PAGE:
Fried poached egg is the right description--I'm not an ESL CH reader but I'll confess it took me a minute to decipher what that meant. I had to think of the poached fried egg I wrote about, too.

                              2. Since I had poached a dozen of these eggs all at once, I decided to try these with a stuffed meatloaf experiment last night. And the result was a meatloaf that contained a creamy custard like filling in the middle.

                                Started with my basic meatloaf recipe, lined a 10 in. loaf pan with the meatloaf mixture then gently cracked opened the poached eggs from their shell and lined the middle of the pan with the eggs and then covered the pan with the remaining meatloaf mixture.

                                Popped it into a preheated oven and took out the meatloaf once the internal temp reached 155.

                                When you slice into the meatloaf, you get these concentric rings of meatloaf, egg whites and a nice custardy egg yolk center.

                                Good eatin'!

                                1. Have you ever tried french scrambled eggs? I followed Julia's (MTAOFC) technique and to me this is the most heavenly way to eat eggs.

                                  2 Replies
                                  1. re: Quine

                                    You mean "agitated"?

                                    Have you tried french-style scrambled eggs using a double-boiler? I don't believe Julia used a double-boiler, just really low heat and lots of jerking and shaking.

                                    1. re: ipsedixit

                                      I actually do mine in a heavy deep pot and or pan. i use gas heat and pretty crusett , so it work very well for me. Heaven!

                                      For some reason double boilers really annoy me.

                                  2. Sounds to me like shirred eggs (aka eggs en cocotte) would be a whole lot simpler and yield the same result.

                                    9 Replies
                                    1. re: greygarious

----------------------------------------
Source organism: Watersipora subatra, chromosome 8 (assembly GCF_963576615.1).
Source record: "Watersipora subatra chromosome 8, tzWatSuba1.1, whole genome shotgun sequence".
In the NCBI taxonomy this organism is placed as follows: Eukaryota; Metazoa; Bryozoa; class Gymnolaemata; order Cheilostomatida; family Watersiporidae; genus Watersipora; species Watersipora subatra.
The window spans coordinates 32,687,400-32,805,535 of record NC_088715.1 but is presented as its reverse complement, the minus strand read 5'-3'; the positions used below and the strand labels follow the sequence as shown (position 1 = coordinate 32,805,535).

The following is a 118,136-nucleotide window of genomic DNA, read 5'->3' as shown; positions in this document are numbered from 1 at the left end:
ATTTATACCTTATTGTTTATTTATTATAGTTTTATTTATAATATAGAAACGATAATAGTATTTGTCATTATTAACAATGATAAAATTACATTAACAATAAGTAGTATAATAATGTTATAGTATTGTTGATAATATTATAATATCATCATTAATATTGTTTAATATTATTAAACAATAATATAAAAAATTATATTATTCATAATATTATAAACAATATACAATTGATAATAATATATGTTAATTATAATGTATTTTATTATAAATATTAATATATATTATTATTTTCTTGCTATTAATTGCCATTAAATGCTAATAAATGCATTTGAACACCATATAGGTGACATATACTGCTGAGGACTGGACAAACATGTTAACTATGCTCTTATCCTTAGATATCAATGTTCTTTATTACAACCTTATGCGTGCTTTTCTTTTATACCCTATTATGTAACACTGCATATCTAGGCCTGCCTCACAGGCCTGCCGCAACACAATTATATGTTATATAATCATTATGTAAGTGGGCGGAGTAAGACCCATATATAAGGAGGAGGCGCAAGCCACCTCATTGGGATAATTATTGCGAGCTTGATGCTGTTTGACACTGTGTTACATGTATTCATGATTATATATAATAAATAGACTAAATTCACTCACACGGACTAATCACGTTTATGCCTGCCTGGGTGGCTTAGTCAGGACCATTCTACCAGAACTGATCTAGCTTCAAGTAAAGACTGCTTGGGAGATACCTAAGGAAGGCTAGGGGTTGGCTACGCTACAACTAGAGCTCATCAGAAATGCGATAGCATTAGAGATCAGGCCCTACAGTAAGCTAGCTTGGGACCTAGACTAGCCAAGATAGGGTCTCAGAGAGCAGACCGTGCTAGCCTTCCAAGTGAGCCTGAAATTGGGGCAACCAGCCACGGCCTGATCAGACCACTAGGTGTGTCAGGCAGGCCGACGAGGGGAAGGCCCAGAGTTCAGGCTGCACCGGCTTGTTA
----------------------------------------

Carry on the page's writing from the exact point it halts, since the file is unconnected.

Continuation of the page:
Eggs en cocotte, correct me if I'm wrong, are baked. While this would provide the runny, soft egg yolk and white, it would not give you that crispy fried outer layer that this method (i.e., poaching in shell, then frying) would, right?

                                      Or am I missing something?

                                      1. re: ipsedixit

                                        Shirred eggs are baked under a coating of melted butter - they can remain soft if you don't bake them too long. I have only done them a few times and am not sure you can get frizzled edges without harder texture, but it sounds like they are pretty much what you are getting.

                                        I sometimes cook eggs nested into cooked vegetable melanges or chunky tomato sauce, atop bread or rice, either on the stove or in the oven. I separate the eggs and reserve the yolks, adding them only when the whites are opaque, so that the yolk is still runny when the dish is finished. I have even done this in the microwave, with good results - but no crispy layer in any of the three methods.

                                        1. re: greygarious

                                          Now that separating the eggs-idea holds alot of appeal for me. Esp. since my husband likes his eggs a little more cooked than I do.

                                          1. re: greygarious

                                            lack of crispy outer layer and the extensive use of butter are both big turnoffs for me

                                            1. re: ipsedixit

                                              Shirred eggs use a lot less butter than your method uses oil.

                                              1. re: greygarious

                                                I don't use very much oil to fry the egg, especially since its a non-stick skillet.

                                                That said, even if the oil were 100x more than the amount of butter, it would not matter. It's the butter that's the problem. Don't like it with my eggs.

                                                1. re: ipsedixit

                                                  You don't like butter with eggs????? Wow. Do you like it with/on other things? Cooking eggs in butter is #2 behind duck fat for me.

                                                  1. re: c oliver

                                                    I'm not a big butter person (except in baking, but even then it's with a judicious hand).

                                                    Lard, bacon fat, etc. are all good, however.

                                                    1. re: ipsedixit

                                                      One think I like about poached eggs is that they're not cooked in oil, so the flavor of something like olive oil can taste very strong and pure, unheated, drizzled on top. Not to discourage anyone from frying anything though.